new icn messageflickr-free-ic3d pan white
Chadburns Ships Engine Order Telegraph Great Lakes Naval Museum April 24, 201034 | by stevendepolo
Back to photostream

Chadburns Ships Engine Order Telegraph Great Lakes Naval Museum April 24, 201034

An engine order telegraph or E.O.T., often also chadburn,[1] is a communications device used on a ship (or submarine) for the pilot on the bridge to order engineers in the engine room to power the vessel at a certain desired speed. In early vessels, from the 19th century until about 1950, the device usually consisted of a round dial about nine inches (~20 centimetres) in diameter with a knob at the center attached to one or more handles, and an indicator pointer on the face of the dial. Modern E.O.T.s on vessels which still use them use electronic light and sound signals.

 

Traditional E.O.T.s required a pilot wanting to change speed to "ring" the telegraph on the bridge, moving the handle to a different position on the dial. This would ring a bell in the engine room and move their pointer to the position on the dial selected by the bridge. The engineers hear the bell and move their handle to the same position to signal their acknowledgment of the order, and adjust the engine speed accordingly. Such an order is called a "bell," for example the order for a ship's maximum speed, flank speed, is called a "flank bell."

 

For urgent orders requiring rapid acceleration, the handle is moved three times so that the engine room bell is rung three times. This is called a "cavitate bell" because the rapid acceleration of the ship's propeller will cause the water around it to cavitate, causing a lot of noise and wear on the propellers. Such noise is undesirable during conflicts because it can give away a vessel's position.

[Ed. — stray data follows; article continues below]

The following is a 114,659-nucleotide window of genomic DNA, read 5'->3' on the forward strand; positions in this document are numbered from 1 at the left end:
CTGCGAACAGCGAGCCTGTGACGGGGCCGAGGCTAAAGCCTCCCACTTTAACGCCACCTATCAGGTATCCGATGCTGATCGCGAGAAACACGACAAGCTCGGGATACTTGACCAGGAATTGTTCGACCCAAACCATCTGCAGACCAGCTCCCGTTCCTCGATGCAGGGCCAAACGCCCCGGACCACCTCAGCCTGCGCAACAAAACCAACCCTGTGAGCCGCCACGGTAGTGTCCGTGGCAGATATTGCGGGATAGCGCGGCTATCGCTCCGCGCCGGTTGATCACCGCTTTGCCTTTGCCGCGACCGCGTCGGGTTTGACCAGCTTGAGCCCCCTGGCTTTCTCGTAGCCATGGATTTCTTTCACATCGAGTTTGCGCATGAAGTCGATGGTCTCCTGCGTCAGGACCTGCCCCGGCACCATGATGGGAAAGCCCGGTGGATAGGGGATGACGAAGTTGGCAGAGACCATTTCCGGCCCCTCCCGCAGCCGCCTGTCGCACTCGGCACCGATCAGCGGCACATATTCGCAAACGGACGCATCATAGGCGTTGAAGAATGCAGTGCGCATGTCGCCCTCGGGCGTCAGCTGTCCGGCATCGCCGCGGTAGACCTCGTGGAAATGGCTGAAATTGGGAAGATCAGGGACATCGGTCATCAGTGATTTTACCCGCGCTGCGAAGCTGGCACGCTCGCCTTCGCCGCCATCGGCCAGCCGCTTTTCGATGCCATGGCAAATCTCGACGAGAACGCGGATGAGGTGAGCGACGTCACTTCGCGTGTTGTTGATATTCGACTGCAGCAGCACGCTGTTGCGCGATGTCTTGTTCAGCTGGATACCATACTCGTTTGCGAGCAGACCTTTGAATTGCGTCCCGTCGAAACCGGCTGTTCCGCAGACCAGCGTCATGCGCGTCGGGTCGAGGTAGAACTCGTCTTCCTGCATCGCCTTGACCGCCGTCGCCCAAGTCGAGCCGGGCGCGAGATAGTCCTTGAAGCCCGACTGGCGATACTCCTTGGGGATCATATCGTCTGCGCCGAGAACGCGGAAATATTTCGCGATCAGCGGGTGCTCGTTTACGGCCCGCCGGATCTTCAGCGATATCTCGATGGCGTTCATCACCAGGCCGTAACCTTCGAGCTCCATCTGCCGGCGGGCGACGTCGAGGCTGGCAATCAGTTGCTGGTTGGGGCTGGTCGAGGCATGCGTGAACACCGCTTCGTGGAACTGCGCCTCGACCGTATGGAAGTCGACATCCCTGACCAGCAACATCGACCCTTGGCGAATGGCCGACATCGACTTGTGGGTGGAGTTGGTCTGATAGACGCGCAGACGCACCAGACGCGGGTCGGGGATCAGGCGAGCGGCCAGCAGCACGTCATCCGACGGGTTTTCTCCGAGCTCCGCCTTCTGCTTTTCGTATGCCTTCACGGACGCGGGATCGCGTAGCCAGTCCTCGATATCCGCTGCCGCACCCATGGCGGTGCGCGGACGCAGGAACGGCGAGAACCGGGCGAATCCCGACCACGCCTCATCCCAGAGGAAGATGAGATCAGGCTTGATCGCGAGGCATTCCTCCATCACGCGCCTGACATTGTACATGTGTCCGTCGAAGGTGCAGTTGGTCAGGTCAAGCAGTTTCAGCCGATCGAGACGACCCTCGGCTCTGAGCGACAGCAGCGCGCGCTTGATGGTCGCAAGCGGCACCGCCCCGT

On most modern vessels the main control handle on the bridge acts as a direct throttle with no intervening engine room personnel. As such, it is regarded under the rules of marine classification societies as a remote control device rather than an EOT, though it is still often referred to by the traditional name. This is somewhat confusing, as the classification society rules for merchant ships still in fact require an EOT to be provided, to allow orders to be transmitted to the local control position in the engine room in the event that the remote control system should fail. The EOT is required to be electrically isolated from the remote control system. However, it may be mechanically linked to the main control handle, allowing telegraph orders to be given using the same user interface as for remote control orders

 

www.endofthreefitness.com/how-to-break-in-your-fitness-en...

dmmm.uniroma1.it/~anna.lai/

madelynblair.com/3-surprising-truths-change/

www.infoworld.com/article/3104389/microsoft-windows/the-c...

17,547 views
29 faves
1 comment
Taken on April 24, 2010